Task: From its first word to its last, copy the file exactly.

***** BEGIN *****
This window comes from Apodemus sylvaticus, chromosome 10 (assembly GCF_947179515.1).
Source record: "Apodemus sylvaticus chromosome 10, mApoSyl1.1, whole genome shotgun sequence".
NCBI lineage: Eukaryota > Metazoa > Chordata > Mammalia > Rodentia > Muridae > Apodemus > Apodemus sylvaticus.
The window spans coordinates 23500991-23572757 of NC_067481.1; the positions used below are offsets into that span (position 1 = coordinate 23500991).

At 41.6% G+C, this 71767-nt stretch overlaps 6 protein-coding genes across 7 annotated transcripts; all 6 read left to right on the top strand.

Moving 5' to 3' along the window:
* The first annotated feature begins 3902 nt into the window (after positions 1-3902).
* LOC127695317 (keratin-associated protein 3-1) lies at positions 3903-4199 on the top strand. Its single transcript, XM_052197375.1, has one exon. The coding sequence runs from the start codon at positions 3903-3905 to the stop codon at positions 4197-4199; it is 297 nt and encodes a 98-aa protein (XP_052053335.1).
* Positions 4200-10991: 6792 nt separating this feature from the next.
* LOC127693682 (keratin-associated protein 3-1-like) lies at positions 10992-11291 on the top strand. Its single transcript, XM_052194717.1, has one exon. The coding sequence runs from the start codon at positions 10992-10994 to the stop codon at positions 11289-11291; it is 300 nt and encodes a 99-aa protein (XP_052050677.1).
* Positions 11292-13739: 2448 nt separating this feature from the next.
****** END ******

This window comes from Apodemus sylvaticus, chromosome 10 (assembly GCF_947179515.1).
Source record: "Apodemus sylvaticus chromosome 10, mApoSyl1.1, whole genome shotgun sequence".
NCBI lineage: Eukaryota > Metazoa > Chordata > Mammalia > Rodentia > Muridae > Apodemus > Apodemus sylvaticus.
The window spans coordinates 23500991-23572757 of NC_067481.1; the positions used below are offsets into that span (position 1 = coordinate 23500991).

At 41.6% G+C, this 71767-nt stretch overlaps 6 protein-coding genes across 7 annotated transcripts; all 6 read left to right on the top strand.

Moving 5' to 3' along the window:
* The first annotated feature begins 3902 nt into the window (after positions 1-3902).
* LOC127695317 (keratin-associated protein 3-1) lies at positions 3903-4199 on the top strand. Its single transcript, XM_052197375.1, has one exon. The coding sequence runs from the start codon at positions 3903-3905 to the stop codon at positions 4197-4199; it is 297 nt and encodes a 98-aa protein (XP_052053335.1).
* Positions 4200-10991: 6792 nt separating this feature from the next.
* LOC127693682 (keratin-associated protein 3-1-like) lies at positions 10992-11291 on the top strand. Its single transcript, XM_052194717.1, has one exon. The coding sequence runs from the start codon at positions 10992-10994 to the stop codon at positions 11289-11291; it is 300 nt and encodes a 99-aa protein (XP_052050677.1).
* Positions 11292-13739: 2448 nt separating this feature from the next.